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A Detroit-area woman has been jailed for seven days for refusing a court order to vaccinate her kids. But the case is not about vaccines; it's about following the court’s order, the judge said.
There are no laws in the U.S. simply requiring parents to vaccinate their children, even though there is no doubt that vaccines protect children against deadly diseases. States regulate vaccination and do so by requiring immunizations for children to attend schools and daycare centers.
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There is no civil or criminal penalty for refusing to vaccinate children in any state, and all states allow parents to opt out for medical reasons. Some states also allow parents to decline to vaccinate their kids for philosophical or religious reasons, although no organized religion explicitly disallows vaccination.
What Rebecca Bredow’s case is about is her refusal to follow orders she agreed to, said Oakland County, Michigan, Circuit Court Judge Karen McDonald.
“You agreed in a consent order to vaccinate your child,” McDonald told Bredow in the sentencing hearing, widely covered by national and international media.
“I understand you love your children. But what I don’t think you understand is that your son has two parents. And dad gets a say.”
But that has not stopped the vaccine skeptics and vaccine opponents from taking on the cause as a vindication of their views. They gathered outside the courthouse to demonstrate and have been sharing reports about the case on social media, saying it’s about choice.
Michigan allows parents to opt out of vaccinating their children for non-medical reasons, but they must speak to a health educator first.
“Any parent/guardian who wants to claim a nonmedical waiver will need to receive education regarding the benefits of vaccination and the risks of disease from a county health department before obtaining the certified nonmedical waiver form through the Local Health Department,” the Michigan health department says on its website.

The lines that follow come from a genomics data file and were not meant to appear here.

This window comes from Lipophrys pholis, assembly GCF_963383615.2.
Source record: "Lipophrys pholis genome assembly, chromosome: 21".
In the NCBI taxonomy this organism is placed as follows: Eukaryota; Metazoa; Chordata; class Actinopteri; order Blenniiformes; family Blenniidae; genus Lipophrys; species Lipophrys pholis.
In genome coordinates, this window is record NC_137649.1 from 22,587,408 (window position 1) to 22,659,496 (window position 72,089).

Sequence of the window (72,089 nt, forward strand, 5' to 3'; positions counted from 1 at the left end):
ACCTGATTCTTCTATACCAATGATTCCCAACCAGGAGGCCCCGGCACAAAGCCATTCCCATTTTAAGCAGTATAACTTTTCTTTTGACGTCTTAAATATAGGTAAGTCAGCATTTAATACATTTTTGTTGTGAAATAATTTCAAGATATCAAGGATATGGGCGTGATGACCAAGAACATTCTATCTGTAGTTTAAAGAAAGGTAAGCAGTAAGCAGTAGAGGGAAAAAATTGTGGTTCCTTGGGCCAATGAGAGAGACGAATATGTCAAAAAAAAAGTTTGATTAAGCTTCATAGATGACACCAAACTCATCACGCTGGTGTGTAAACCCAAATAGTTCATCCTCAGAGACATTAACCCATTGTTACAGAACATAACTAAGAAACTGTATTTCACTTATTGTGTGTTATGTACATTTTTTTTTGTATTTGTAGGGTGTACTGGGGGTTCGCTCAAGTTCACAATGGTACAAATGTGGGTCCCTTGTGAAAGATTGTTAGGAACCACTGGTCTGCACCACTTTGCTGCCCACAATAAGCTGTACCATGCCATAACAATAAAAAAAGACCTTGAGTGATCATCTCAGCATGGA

Bredow has framed it as a choice and said her ex-husband Jason Horne had broken a verbal agreement to limit vaccination of their children.
“I am not a lazy parent. I am a passionate mother who cares deeply about my children, their health and their well-being,” Bredow told the court.
“If my child is going to be forced to be vaccinated, I couldn’t bring myself to do it.”
But McDonald contradicted her.
“What you just said, that he has a new-found objection, is not true. You acknowledge in your own pleading that your child at a year old was up to date on all vaccinations,” McDonald said.
Bredow has disregarded other court orders and agreements made as part of her divorce from Horne, changing schools and therapists without the consent of the childrens’ father, McDonald said.
“You signed a waiver for vaccinations without dad’s consent,” McDonald noted.
“And you’ve repeatedly stated over the past several days publicly that you will not follow this court order. So I am sentencing you to seven days in jail.”
It’s the only way to punish Bredow for her refusal to follow the agreements, McDonald said.
“Contempt is a serious and critical power that the court has. It’s available to the court to enforce orders,” she added.
“It’s clear to me that you don’t care about orders, even if you agree to them — which you did.”
Anti-vaccination groups have become louder and bolder in their efforts to not only allow their own children to go without vaccines, but to encourage other parents to opt out of vaccination, also.
The Centers for Disease Control and Prevention, National Institutes of Health, American Academy of Pediatrics, World Health Organization and every other legitimate medical organization all strongly urge vaccination as the best way to protect individual children and the population.